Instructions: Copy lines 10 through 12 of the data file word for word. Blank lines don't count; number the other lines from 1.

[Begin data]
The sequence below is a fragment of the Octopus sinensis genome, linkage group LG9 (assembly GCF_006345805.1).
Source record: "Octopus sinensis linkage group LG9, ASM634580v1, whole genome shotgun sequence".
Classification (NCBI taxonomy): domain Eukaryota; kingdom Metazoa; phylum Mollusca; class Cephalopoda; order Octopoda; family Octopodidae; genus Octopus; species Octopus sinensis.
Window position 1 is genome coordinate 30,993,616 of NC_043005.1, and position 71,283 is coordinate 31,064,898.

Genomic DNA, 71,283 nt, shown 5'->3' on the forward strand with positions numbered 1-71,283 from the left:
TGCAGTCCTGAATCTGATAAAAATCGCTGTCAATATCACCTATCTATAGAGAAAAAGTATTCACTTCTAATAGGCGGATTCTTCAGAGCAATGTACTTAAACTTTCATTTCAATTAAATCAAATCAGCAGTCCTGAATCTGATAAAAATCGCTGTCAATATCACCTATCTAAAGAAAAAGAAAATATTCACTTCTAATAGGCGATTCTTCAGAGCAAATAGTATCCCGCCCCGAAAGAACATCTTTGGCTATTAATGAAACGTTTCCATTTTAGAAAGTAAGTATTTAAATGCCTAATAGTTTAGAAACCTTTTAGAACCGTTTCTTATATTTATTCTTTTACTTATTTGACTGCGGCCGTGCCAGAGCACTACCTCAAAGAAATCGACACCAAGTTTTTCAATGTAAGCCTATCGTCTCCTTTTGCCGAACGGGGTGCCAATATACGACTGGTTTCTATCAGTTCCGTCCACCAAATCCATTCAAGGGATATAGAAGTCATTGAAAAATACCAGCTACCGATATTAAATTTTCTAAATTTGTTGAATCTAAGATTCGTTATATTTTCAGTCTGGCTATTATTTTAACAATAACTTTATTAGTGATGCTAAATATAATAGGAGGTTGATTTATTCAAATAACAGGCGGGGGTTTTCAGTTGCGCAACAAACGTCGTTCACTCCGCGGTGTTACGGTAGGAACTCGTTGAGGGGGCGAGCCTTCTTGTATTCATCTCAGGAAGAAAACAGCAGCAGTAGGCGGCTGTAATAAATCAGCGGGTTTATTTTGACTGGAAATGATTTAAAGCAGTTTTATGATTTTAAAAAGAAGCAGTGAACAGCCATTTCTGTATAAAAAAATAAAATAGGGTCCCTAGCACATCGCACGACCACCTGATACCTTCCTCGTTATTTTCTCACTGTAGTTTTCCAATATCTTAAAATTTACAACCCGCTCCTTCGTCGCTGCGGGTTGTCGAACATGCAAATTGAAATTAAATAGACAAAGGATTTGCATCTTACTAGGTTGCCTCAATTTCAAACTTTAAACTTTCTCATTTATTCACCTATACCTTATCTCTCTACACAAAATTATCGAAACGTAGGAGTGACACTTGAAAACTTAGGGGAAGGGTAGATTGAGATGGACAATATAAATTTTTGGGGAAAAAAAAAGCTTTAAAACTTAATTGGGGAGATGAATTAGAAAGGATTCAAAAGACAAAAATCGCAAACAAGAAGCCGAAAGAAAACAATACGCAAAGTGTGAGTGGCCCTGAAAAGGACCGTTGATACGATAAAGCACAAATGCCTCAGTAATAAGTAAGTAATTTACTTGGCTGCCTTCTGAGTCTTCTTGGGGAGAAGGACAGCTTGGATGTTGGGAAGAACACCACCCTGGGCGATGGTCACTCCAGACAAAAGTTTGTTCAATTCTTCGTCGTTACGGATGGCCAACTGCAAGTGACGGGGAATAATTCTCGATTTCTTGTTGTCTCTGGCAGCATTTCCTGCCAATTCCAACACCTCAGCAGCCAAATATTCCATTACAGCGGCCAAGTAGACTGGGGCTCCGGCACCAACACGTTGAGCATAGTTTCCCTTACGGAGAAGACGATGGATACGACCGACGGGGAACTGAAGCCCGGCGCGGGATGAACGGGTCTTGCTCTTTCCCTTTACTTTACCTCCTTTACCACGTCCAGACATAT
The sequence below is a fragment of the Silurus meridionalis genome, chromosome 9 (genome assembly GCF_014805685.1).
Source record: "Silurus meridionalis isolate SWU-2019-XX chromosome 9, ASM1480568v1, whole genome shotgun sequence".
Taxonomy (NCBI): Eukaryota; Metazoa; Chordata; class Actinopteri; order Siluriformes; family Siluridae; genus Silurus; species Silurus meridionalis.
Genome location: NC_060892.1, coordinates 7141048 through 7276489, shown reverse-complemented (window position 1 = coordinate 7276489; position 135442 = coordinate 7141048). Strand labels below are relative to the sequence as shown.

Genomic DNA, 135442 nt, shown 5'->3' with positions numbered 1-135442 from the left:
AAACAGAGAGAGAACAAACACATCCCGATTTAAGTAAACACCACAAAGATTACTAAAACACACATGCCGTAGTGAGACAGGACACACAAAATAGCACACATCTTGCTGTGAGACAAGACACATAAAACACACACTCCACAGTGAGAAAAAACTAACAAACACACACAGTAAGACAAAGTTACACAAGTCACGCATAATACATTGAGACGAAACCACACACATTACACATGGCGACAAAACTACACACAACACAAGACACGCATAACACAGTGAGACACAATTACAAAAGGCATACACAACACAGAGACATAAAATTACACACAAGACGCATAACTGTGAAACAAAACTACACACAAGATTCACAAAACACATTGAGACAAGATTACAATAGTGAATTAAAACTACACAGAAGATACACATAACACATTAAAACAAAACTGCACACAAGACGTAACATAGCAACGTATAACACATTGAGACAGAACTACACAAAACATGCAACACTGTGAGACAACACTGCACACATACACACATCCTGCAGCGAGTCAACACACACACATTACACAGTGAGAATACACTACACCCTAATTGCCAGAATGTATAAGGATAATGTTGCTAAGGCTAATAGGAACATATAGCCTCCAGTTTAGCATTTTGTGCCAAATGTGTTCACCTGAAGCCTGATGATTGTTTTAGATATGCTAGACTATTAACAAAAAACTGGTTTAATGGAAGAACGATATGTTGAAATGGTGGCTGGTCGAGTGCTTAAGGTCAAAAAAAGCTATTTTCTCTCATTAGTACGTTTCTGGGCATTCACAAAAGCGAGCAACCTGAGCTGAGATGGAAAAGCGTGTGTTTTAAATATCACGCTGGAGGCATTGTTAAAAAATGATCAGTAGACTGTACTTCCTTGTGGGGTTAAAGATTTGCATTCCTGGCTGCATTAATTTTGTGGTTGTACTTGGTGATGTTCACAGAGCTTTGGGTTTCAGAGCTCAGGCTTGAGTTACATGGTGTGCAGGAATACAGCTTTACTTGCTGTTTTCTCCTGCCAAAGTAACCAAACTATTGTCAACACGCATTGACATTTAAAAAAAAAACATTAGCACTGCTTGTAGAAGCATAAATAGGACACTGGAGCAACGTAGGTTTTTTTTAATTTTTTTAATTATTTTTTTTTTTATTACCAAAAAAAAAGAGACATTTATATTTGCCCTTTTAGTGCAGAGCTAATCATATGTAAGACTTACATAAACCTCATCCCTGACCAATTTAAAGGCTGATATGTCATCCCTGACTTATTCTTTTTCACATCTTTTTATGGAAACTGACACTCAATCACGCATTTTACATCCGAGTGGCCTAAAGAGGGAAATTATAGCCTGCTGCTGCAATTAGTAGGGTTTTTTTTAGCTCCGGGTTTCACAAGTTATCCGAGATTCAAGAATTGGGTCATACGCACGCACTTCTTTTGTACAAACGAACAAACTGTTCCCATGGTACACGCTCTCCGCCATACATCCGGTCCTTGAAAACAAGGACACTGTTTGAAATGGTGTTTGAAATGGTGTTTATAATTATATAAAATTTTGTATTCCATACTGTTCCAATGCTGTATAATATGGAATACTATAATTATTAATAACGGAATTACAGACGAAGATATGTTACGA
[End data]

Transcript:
Genome location: NC_060892.1, coordinates 7141048 through 7276489, shown reverse-complemented (window position 1 = coordinate 7276489; position 135442 = coordinate 7141048). Strand labels below are relative to the sequence as shown.

Genomic DNA, 135442 nt, shown 5'->3' with positions numbered 1-135442 from the left:
AAACAGAGAGAGAACAAACACATCCCGATTTAAGTAAACACCACAAAGATTACTAAAACACACATGCCGTAGTGAGACAGGACACACAAAATAGCACACATCTTGCTGTGAGACAAGACACATAAAACACACACTCCACAGTGAGAAAAAACTAACAAACACACACAGTAAGACAAAGTTACACAAGTCACGCATAATACATTGAGACGAAACCACACACATTACACATGGCGACAAAACTACACACAACACAAGACACGCATAACACAGTGAGACACAATTACAAAAGGCATACACAACACAGAGACATAAAATTACACACAAGACGCATAACTGTGAAACAAAACTACACACAAGATTCACAAAACACATTGAGACAAGATTACAATAGTGAATTAAAACTACACAGAAGATACACATAACACATTAAAACAAAACTGCACACAAGACGTAACATAGCAACGTATAACACATTGAGACAGAACTACACAAAACATGCAACACTGTGAGACAACACTGCACACATACACACATCCTGCAGCGAGTCAACACACACACATTACACAGTGAGAATACACTACACCCTAATTGCCAGAATGTATAAGGATAATGTTGCTAAGGCTAATAGGAACATATAGCCTCCAGTTTAGCATTTTGTGCCAAATGTGTTCACCTGAAGCCTGATGATTGTTTTAGATATGCTAGACTATTAACAAAAAACTGGTTTAATGGAAGAACGATATGTTGAAATGGTGGCTGGTCGAGTGCTTAAGGTCAAAAAAAGCTATTTTCTCTCATTAGTACGTTTCTGGGCATTCACAAAAGCGAGCAACCTGAGCTGAGATGGAAAAGCGTGTGTTTTAAATATCACGCTGGAGGCATTGTTAAAAAATGATCAGTAGACTGTACTTCCTTGTGGGGTTAAAGATTTGCATTCCTGGCTGCATTAATTTTGTGGTTGTACTTGGTGATGTTCACAGAGCTTTGGGTTTCAGAGCTCAGGCTTGAGTTACATGGTGTGCAGGAATACAGCTTTACTTGCTGTTTTCTCCTGCCAAAGTAACCAAACTATTGTCAACACGCATTGACATTTAAAAAAAAAACATTAGCACTGCTTGTAGAAGCATAAATAGGACACTGGAGCAACGTAGGTTTTTTTTAATTTTTTTAATTATTTTTTTTTTTATTACCAAAAAAAAAGAGACATTTATATTTGCCCTTTTAGTGCAGAGCTAATCATATGTAAGACTTACATAAACCTCATCCCTGACCAATTTAAAGGCTGATATGTCATCCCTGACTTATTCTTTTTCACATCTTTTTATGGAAACTGACACTCAATCACGCATTTTACATCCGAGTGGCCTAAAGAGGGAAATTATAGCCTGCTGCTGCAATTAGTAGGGTTTTTTTTAGCTCCGGGTTTCACAAGTTATCCGAGATTCAAGAATTGGGTCATACGCACGCACTTCTTTTGTACAAACGAACAAACTGTTCCCATGGTACACGCTCTCCGCCATACATCCGGTCCTTGAAAACAAGGACACTGTTTGAAATGGTGTTTGAAATGGTGTTTATAATTATATAAAATTTTGTATTCCATACTGTTCCAATGCTGTATAATATGGAATACTATAATTATTAATAACGGAATTACAGACGAAGATATGTTACGA